Jan 26, 2012

Reviews: Spider-Island

It's a device often used for Superman: surround him with characters who have the same powers and capabilities (or, alternatively, strip him of said powers and make him human) and show, in the process, that he's special not because of those abilities, but because of who he is as a character. It's obviously easy to do with someone like Superman (more Kryptonians! More!!), but with the exception of the random spider-powered foe (e.g., Venom), it hadn't really been done for Spider-Man.

Until Big Time. Until Dan Slott. Until SPIDER-ISLAND.



In SPIDER-ISLAND, Dan Slott and Humberto Ramos bring back the Jackal (a villain long thought dead and done for since the infamous CLONE SAGA) and use his knowledge of genetics and obsession with Peter Parker to infect the entire population of Manhattan Island with spider-powers. All of a sudden, everyone was a spider-man (or woman), and so our hero, Peter Parker, was basically reduced to being a "normal." The result is some damn fine storytelling, an excellent piece of characterization for our hero, and a rollicking, fun yarn that encapsulates the best aspects of the superhero genre.



Slott's take on Spider-Man has been pretty top-notch since the beginning, and it's followed the trajectory in terms of quality that I predicted it to since Slott's first issue. Slott eschews decompression, so every issue is pretty much packed to the brim with storytelling, characterization, and stuff happening. As Spider-Island starts, Peter had been dealing with the loss of his early warning system, his spider-sense, by learning kung-fu from the master, Shang-Chi. But then Spider-Island kicks into full gear as the city is invaded by a bunch of Spider-Man impostors (each wearing a different Spidey suit, natch), and the Avengers show up to stop them. Of course, Peter thinks it's his responsibility, so what happens when he shows up to take care of it?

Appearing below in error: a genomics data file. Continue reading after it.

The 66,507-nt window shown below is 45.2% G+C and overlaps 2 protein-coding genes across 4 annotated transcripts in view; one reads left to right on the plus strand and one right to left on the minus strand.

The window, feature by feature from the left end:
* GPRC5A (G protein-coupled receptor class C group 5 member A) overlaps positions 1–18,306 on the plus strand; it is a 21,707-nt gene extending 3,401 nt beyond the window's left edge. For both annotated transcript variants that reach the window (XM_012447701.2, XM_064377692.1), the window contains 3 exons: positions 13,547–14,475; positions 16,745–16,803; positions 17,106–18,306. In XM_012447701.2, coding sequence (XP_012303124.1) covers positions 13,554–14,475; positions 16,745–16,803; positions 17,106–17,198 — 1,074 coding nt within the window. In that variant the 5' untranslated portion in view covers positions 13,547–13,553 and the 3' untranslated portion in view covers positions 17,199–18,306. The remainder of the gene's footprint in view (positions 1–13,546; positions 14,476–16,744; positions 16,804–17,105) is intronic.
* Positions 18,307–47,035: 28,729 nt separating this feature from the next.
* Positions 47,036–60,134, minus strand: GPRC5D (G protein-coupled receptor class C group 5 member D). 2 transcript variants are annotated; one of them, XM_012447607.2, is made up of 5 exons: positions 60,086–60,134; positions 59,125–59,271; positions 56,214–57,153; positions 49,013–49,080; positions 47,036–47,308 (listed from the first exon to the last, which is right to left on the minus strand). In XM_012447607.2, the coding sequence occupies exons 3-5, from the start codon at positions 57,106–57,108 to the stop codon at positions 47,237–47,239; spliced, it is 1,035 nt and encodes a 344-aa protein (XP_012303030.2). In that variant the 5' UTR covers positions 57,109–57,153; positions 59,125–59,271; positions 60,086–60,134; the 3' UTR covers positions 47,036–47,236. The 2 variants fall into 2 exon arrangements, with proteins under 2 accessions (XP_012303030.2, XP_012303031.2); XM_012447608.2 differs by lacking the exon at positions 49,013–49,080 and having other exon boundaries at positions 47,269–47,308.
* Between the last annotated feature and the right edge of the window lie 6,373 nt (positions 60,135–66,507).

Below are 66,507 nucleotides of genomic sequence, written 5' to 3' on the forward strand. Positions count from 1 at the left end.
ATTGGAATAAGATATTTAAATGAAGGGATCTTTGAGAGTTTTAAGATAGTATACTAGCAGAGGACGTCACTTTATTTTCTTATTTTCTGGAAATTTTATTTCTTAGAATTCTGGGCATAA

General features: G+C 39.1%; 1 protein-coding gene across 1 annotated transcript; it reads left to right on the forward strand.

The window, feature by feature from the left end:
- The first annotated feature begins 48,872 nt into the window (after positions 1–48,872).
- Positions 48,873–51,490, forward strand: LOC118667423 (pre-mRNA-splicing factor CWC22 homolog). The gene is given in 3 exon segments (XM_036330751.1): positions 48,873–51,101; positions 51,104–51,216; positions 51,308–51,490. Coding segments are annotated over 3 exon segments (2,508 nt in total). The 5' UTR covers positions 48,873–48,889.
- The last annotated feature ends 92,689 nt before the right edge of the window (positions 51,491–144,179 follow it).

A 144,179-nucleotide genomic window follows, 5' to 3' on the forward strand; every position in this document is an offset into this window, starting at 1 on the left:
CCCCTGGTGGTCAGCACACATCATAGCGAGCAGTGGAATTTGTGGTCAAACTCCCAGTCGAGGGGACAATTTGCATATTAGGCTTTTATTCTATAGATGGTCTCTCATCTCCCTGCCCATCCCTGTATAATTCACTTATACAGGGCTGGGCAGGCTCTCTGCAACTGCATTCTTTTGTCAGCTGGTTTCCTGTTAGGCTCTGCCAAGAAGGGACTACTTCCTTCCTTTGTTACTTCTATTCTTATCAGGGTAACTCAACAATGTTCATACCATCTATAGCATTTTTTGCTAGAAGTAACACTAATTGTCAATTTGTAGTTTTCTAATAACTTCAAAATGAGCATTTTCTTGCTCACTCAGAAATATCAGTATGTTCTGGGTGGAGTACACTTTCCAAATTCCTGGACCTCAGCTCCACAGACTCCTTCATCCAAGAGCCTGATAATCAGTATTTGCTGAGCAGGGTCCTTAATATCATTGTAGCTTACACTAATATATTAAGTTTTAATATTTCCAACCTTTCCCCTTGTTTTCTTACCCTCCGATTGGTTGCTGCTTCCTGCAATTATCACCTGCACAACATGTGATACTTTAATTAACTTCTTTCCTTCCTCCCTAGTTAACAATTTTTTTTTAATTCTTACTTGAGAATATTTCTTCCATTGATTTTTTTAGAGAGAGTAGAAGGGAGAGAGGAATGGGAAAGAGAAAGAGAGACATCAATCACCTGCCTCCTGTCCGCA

It would be easy for anyone else to say, "Well, I guess the Avengers will take care of it," but Spider-Man's whole tagline is about responsibility, and if he can't help as Spider-Man, well, he'll find another way.


This sequence leads into just one of many moments that combine clever characterization and writing with a rush of pure adrenaline. Slott's run thus far has been characterized by answering questions that have been so obvious that no one thought to ask them, such as "Why doesn't Spider-Man use his science knowledge to build devices other than webshooters or spider-tracers?", and Spider-Island has been no exception. Wait till you see Reed Richards' introduction to Horizon Labs, Peter's workplace, and Peter's subsequent reaction. It's so obvious and sensible, and it really drives home the idea that Spider-Man is the everyman; how he reacts to his colleagues' reactions when they meet Reed Richards is exactly how the reader would react.

It's difficult for me to talk more and more about the Spider-Man moments in Spider-Island without spoiling anything, since it's just filled to the brim with action-packed goodness, but one of the things I can say is that it really highlights the uniqueness of Peter Parker, even with a city full of people with spider-powers and even his more powerful clone, Kaine, running around. This really underscores what makes Peter Parker such a special character, with his flaws and all, but most of all, his enduring sense of responsibility.